drwxr-xr-x   14 0        0           4.0K Feb 27  2022 var

Well this doesn't look like my other root directory..

(unreachable)/ # /etc/file/busybox ls -alhn /root
total 24
drwx------    1 0        0           4.0K Dec 13 04:50 .
drwxr-xr-x    1 0        0           4.0K Dec 13 04:16 ..
-rw-------    1 0        0            184 Dec 13 04:57 .ash_history
-rw-r--r--    1 0        0           3.0K Oct 15  2021 .bashrc
-rw-r--r--    1 0        0            161 Jul  9  2019 .profile
-rw-------    1 0        0             40 Nov  5 19:09 flag-3-of-4.txt
(unreachable)/ # /etc/file/busybox ls -alhn root/
total 48
drwx------    7 0        0           4.0K Dec  5 12:02 .
drwxr-xr-x   19 0        0           4.0K Dec 13 04:15 ..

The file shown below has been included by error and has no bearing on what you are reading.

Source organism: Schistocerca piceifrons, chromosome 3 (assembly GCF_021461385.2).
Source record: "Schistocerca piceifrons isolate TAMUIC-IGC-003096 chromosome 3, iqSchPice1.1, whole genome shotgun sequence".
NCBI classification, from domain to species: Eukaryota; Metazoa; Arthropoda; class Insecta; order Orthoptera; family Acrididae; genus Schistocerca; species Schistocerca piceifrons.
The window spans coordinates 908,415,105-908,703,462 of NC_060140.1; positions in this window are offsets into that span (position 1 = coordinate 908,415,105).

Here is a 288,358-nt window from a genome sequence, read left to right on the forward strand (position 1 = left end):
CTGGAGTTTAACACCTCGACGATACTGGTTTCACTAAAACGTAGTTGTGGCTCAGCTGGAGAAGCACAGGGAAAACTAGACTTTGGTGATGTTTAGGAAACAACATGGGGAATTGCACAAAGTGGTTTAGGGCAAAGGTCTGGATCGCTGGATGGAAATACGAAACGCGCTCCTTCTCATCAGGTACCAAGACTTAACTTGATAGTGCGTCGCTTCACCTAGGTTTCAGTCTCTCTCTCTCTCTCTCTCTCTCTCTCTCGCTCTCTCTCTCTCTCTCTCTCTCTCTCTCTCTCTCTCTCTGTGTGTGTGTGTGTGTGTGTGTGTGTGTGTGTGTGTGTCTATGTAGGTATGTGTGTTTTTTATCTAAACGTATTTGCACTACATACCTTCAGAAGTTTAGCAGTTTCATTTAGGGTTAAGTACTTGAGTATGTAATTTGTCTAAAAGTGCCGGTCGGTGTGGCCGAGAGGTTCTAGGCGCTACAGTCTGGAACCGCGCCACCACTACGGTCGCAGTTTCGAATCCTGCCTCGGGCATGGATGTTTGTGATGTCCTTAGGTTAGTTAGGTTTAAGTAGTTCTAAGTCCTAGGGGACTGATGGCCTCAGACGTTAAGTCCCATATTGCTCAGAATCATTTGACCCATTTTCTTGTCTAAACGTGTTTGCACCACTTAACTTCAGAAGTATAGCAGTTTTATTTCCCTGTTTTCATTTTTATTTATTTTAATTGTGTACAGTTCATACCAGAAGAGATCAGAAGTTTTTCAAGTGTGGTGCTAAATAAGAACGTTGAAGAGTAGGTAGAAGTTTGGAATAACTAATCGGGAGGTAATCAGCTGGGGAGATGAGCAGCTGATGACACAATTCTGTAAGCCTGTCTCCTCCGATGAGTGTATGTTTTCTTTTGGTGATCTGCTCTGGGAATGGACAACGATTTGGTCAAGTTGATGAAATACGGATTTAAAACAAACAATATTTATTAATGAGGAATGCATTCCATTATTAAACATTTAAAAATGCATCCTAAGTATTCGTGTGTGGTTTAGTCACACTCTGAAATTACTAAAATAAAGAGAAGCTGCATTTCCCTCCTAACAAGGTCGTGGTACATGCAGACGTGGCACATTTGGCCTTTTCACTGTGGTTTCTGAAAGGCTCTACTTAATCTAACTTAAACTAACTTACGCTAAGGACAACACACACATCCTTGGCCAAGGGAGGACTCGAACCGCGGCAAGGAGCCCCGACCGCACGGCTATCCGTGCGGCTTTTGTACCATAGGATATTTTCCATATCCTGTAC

lrwxrwxrwx    1 0        0              9 Feb 27  2022 .bash_history -> /dev/null
-rw-r--r--    1 0        0           3.0K Dec  5  2019 .bashrc
drwxr-xr-x    3 0        0           4.0K Feb 27  2022 .cache
drwxr-xr-x    3 0        0           4.0K Feb 27  2022 .local
-rw-r--r--    1 0        0            161 Dec  5  2019 .profile
-rw-r--r--    1 0        0             66 Feb 27  2022 .selected_editor
drwx------    2 0        0           4.0K Feb 27  2022 .ssh
-rw-------    1 0        0              0 Dec  5 12:02 .viminfo
drwxr-xr-x    2 0        0           4.0K Feb 27  2022 .vnc
-rw-r--r--    1 0        0             51 Nov  5 19:09 flag-4-of-4.txt
drwxr-xr-x    4 0        0           4.0K Feb 27  2022 snap
-rw-r--r--    1 0        0             67 Dec  5 12:02 yetikey3.txt
(unreachable)/ # pwd

And these sure don't look like the same directory, and those don't look like the same flags and that looks like the yetikey and by golly! 12ish hours later and I have gathered all the evidence I needed to get to the bottom of this host.

That's it, turn in your prizes you've won. But it doesn't feel like I've won. There's still that websocket. Let's go a level deeper and get that Ubuntu user in:

Side Quest 3 Part 2